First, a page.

Things are looking increasingly gloomy in China. Should investors be worried about the year ahead?
- Weakening figures suggest the trade war is beginning to bite for Chinese manufacturing
- A slowdown in the Chinese economy has long been rumoured, but now appears to be a reality
- Retail sales suggest broader confidence problems in China
It has been a worrying start to the year in China. Weakening manufacturing figures suggest the trade war is beginning to bite. Then Apple issued a profits warning, pointing to an unexpected slowdown in demand from China.
A slowdown in the Chinese economy has long been rumoured, but now appears to be a reality. The most recent manufacturing PMIs showed Chinese factories are back in contraction territory, with the weakest reading since early 2016. The two warring sides may have temporarily agreed a truce, but the intractable problem of the US trade deficit with China remains.
To date, it has been possible to make light of this slowdown in manufacturing. After all, China was already moving away from low-cost manufacturing towards a more consumer-led economy; the trade war has merely accelerated this process.
However, the problems at Apple suggest that consumer demand isn’t holding up well either. Up to this point, the service sector had been picking up the slack. Domestic consumption had remained reasonable strong. Apple’s difficulties suggest that this consumer demand is weakening.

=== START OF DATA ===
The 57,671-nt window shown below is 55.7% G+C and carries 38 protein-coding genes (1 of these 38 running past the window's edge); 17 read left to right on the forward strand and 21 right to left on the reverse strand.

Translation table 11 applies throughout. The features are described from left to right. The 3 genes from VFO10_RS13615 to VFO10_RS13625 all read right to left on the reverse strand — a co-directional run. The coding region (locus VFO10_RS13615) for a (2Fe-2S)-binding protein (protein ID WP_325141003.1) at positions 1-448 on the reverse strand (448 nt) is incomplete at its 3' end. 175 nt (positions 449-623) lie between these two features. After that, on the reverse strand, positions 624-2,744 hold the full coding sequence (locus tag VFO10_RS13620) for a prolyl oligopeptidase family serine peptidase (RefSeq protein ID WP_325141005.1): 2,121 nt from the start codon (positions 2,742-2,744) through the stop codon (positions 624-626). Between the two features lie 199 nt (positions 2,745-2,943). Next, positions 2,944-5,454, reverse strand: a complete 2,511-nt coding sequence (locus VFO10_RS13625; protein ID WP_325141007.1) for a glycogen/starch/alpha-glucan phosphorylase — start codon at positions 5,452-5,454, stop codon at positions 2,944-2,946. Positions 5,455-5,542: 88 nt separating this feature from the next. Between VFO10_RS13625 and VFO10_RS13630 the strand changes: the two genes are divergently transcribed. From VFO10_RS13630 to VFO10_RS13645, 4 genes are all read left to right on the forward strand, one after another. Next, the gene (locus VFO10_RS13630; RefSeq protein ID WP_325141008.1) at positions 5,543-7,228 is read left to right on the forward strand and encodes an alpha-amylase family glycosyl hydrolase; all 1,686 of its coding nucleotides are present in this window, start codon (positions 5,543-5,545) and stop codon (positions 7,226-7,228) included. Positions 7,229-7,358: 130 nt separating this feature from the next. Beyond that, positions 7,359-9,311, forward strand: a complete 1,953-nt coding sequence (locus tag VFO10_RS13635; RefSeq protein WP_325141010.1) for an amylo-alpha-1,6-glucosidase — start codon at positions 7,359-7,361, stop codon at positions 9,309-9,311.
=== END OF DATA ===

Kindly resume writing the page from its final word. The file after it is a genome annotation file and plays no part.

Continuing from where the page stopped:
There have been other signs of these problems. Earlier this year, Chinese retail sales were growing at a zippy 10% or so. In December, however, this pace had dropped to 8.1%, the slowest pace since 2003. November figures had already been well behind expectations. The Financial Times reported that China’s auto market, the world’s largest, is on track for its first annual sales decline since the 1990s.
It is becoming increasingly difficult to ignore the weakness out of China. Beijing had put stimulus measures in place, but these do not appear to have been effective, or at least, not yet.
This is bad news for investors in Chinese equities who have already suffered a dismal period of returns. However, the impact may spill out further in 2019, with an impact for all investors. China has been the engine of global growth for some time. The US economy may be holding up, but it can’t support global stock markets on its own.